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The power of managing complexity to stay lean

The power of managing complexity to stay lean

Downturns reveal a company's weaknesses. An organization that seemed nimble and focused during a period of expansion may be sluggish and ineffectual when demand drops off.

  • min read


The power of managing complexity to stay lean

Downturns reveal a company's weaknesses. An organisation that seemed nimble and focused during a period of expansion may be sluggish and ineffectual when demand drops off. Survival can depend on quickly determining which products are making money, what customers really value, and where organisational bottlenecks are getting in the way of effective action.

One major cause for this sluggishness is complexity—product complexity, organisational complexity, and process complexity. The costs of complexity are usually hidden, so executives often don't grasp the magnitude of the problem until a downturn hits and the business feels dangerously close to stalling out.

The challenge is that some complexity is advantageous, even in a downturn. For example, country or regional business units are more likely to know what local customers want than headquarters. This kind of complexity in a global organisation can be vital to sustain sales through a recession.

A similar challenge arises when firms struggle to balance complexity and innovation. Adding new products, features, and options creates complexity. But companies become leaders by offering new choices, and in a downturn innovation may be a salvation. The key is not to eliminate complexity but to balance benefits with costs.

A useful way of analysing a company's level of complexity—and separating complexity that's beneficial from complexity that hurts the business—is to begin from a base of zero. Imagine that your company produced just one product or service with no variations, sort of like Henry Ford's classic Model T. A manufacturer with only one product would still need a supply chain, a factory, a distribution network, and a sales-and-marketing function. But it could greatly simplify its IT systems, its distribution and sales efforts, and its forecasting.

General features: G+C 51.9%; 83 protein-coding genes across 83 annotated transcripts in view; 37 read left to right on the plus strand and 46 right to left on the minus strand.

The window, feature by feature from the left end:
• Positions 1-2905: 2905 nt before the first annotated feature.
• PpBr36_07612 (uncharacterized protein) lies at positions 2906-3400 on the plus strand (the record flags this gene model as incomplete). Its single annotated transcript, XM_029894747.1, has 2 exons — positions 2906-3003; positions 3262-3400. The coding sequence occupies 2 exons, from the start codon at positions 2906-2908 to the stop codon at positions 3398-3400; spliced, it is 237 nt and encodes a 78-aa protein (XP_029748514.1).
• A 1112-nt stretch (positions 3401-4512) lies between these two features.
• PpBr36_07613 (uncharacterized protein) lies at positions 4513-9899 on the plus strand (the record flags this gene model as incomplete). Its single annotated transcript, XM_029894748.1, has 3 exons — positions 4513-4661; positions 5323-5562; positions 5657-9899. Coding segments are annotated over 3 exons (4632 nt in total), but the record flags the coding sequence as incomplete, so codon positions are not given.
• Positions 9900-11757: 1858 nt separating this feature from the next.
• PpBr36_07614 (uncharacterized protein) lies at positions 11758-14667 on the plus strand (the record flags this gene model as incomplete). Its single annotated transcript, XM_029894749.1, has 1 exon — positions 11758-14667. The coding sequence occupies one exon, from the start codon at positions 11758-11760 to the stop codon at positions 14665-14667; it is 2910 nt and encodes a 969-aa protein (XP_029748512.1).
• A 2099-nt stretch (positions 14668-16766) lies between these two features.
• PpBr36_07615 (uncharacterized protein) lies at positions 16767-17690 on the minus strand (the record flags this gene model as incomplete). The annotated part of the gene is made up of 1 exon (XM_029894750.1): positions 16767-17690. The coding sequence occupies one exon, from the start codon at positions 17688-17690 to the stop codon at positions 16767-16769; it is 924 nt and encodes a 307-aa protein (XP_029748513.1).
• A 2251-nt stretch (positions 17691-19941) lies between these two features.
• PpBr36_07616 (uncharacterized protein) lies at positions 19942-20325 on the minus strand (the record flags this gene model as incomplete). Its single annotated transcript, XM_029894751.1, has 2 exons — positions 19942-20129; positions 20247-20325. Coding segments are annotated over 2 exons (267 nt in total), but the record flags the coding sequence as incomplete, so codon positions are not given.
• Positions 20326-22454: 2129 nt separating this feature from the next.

The point of the exercise is to determine your zero-complexity costs, and then assess the costs of adding variety back in. For example, you might decide to eliminate individual options and instead offer customers a small number of configurations that include the most popular features. Thus Honda's CR-V comes in just eight configurations and 13 interior/exterior colour combinations. This is far fewer choices than most cars offer, yet the CR-V is the hottest-selling vehicle in its class.

Similar kinds of analyses can diagnose organisational and process complexity. We've found that companies get the best results by attacking product complexity first and organisational complexity next and only then focusing on process complexity. The reason is this: complex processes often reflect unnecessary product variety or poor organisational design.

Unfortunately, most companies usually begin with processes, often through efforts such as "lean Six Sigma". Typically the emphasis is on how to execute all their current operations faster and with fewer resources. But that's actually the wrong place to start.

Reducing process complexity should be the last step, and it involves looking for the process improvements that add the most value and by eliminating unnecessary data collection. One of the world's largest natural-resources companies, for example, found that only 25 of the 483 process improvement projects in the works would deliver a significant impact. In line with product and organisational simplifications, the company was able to boost operating income by more than 20%.

All these complexity-management efforts help a company become lean and flexible enough to adjust to the changing market conditions in a downturn. And when the economy improves, a company that has stripped out enough complexity can accelerate quickly out of the downturn.
Sharad Apte is a partner with Bain & Company's Southeast Asia practice, where he overseas the regional energy and natural resource practice. Mark Gottfredson is a partner with Bain & Company and head of the firm's global Performance Improvement practice. Adapted from the forthcoming book,
Winning in Turbulence, by Bain & Company published by Harvard Business Press.

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